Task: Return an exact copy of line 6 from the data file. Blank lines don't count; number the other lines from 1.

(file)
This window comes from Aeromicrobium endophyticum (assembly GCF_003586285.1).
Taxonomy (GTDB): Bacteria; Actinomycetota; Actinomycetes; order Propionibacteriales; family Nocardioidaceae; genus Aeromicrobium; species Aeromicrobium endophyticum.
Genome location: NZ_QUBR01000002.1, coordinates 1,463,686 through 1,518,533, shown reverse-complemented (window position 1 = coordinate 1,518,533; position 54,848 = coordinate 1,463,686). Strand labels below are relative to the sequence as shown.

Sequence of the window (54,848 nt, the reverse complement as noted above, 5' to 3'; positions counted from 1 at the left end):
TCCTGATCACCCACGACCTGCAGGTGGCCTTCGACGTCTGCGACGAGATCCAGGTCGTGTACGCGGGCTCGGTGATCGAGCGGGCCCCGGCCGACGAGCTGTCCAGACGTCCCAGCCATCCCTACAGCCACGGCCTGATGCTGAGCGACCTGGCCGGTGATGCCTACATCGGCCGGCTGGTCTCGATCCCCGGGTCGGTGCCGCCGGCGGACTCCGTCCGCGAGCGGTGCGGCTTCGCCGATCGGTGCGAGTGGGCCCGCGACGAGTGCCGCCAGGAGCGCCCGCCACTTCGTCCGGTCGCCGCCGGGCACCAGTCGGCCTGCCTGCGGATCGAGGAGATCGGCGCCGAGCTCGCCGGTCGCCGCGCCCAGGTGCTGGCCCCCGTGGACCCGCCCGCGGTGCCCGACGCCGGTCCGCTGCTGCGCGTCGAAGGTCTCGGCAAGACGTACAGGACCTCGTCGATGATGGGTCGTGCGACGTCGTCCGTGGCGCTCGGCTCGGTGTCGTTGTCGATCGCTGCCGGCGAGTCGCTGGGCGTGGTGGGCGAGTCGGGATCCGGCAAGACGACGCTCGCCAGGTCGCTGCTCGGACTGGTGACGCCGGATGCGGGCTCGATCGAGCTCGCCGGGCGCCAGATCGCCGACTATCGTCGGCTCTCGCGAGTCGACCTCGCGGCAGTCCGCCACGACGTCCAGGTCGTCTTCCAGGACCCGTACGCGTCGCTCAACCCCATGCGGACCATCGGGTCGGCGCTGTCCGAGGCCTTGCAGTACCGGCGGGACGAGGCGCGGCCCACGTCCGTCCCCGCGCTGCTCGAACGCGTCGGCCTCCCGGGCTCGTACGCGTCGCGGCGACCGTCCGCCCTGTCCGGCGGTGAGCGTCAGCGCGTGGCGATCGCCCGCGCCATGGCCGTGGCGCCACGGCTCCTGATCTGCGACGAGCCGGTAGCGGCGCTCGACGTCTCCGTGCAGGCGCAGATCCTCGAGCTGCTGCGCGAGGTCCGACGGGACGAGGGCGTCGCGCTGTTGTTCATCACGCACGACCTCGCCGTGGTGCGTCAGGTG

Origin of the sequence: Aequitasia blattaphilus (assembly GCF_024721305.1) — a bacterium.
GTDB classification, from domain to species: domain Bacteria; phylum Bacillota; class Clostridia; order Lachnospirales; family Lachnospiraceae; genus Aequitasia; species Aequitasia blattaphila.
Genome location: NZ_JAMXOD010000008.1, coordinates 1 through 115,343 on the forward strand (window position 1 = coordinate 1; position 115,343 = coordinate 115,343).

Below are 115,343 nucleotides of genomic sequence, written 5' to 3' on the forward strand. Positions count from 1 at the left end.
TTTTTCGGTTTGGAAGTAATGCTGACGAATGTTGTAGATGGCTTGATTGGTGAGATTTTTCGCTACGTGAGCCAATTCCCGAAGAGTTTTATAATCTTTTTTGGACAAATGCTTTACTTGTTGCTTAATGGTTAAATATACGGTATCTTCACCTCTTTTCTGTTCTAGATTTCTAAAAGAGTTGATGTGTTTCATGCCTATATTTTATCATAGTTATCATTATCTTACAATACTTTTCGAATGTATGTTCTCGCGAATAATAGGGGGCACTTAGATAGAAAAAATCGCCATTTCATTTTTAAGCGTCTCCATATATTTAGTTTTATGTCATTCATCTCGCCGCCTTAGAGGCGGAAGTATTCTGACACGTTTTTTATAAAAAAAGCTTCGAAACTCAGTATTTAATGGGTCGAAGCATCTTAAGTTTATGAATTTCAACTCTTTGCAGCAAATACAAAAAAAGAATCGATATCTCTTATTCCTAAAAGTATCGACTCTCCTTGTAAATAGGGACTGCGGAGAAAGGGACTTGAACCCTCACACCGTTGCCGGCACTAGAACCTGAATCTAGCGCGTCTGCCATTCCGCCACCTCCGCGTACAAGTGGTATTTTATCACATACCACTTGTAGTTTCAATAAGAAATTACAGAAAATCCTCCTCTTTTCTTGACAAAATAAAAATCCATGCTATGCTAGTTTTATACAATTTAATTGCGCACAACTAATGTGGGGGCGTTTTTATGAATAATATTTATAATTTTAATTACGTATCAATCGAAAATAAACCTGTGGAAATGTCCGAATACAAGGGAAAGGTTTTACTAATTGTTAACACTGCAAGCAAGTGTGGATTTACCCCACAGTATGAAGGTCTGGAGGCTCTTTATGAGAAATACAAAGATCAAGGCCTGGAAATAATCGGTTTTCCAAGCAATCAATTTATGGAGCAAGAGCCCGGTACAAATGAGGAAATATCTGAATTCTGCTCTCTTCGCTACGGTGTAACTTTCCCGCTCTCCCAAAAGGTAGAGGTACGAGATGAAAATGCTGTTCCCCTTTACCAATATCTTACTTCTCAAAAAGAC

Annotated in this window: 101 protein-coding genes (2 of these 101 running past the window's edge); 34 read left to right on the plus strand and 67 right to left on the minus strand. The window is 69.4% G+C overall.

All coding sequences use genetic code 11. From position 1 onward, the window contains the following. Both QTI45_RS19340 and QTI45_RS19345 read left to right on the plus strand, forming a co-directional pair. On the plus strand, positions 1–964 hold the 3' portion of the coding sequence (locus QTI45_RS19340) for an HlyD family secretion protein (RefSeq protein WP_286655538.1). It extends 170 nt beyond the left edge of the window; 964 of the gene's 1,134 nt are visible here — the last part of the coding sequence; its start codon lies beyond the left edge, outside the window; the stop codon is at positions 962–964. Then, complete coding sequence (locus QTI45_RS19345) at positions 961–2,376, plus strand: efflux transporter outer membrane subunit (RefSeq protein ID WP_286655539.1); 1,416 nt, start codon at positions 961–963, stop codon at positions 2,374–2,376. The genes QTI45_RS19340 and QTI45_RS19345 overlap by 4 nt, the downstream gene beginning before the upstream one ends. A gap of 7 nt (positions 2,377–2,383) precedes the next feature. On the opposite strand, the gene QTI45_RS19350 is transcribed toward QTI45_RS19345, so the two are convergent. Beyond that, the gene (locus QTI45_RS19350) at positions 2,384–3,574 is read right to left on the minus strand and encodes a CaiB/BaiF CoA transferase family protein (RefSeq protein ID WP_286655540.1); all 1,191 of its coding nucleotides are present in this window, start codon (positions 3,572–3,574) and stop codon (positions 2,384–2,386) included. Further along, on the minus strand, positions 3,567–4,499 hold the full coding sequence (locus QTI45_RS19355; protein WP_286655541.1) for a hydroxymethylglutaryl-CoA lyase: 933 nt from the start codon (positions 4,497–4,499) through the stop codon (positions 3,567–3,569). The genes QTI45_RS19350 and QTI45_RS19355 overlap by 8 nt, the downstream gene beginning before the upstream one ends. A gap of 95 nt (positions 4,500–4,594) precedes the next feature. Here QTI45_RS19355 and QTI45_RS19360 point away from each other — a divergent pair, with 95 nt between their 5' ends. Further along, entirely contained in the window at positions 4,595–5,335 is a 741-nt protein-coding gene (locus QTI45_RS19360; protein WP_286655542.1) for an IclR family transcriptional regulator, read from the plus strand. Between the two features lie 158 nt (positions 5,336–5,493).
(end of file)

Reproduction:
Origin of the sequence: Aequitasia blattaphilus (assembly GCF_024721305.1) — a bacterium.